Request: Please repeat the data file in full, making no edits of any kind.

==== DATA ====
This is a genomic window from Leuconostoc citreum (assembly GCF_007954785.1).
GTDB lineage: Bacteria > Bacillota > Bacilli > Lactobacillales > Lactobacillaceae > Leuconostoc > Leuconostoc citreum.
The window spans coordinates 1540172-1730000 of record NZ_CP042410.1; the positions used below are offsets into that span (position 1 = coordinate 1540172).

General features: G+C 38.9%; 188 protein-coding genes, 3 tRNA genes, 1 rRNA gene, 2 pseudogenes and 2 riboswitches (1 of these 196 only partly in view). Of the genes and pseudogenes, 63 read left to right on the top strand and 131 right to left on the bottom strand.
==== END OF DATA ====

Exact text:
This is a genomic window from Leuconostoc citreum (assembly GCF_007954785.1).
GTDB lineage: Bacteria > Bacillota > Bacilli > Lactobacillales > Lactobacillaceae > Leuconostoc > Leuconostoc citreum.
The window spans coordinates 1540172-1730000 of record NZ_CP042410.1; the positions used below are offsets into that span (position 1 = coordinate 1540172).

General features: G+C 38.9%; 188 protein-coding genes, 3 tRNA genes, 1 rRNA gene, 2 pseudogenes and 2 riboswitches (1 of these 196 only partly in view). Of the genes and pseudogenes, 63 read left to right on the top strand and 131 right to left on the bottom strand.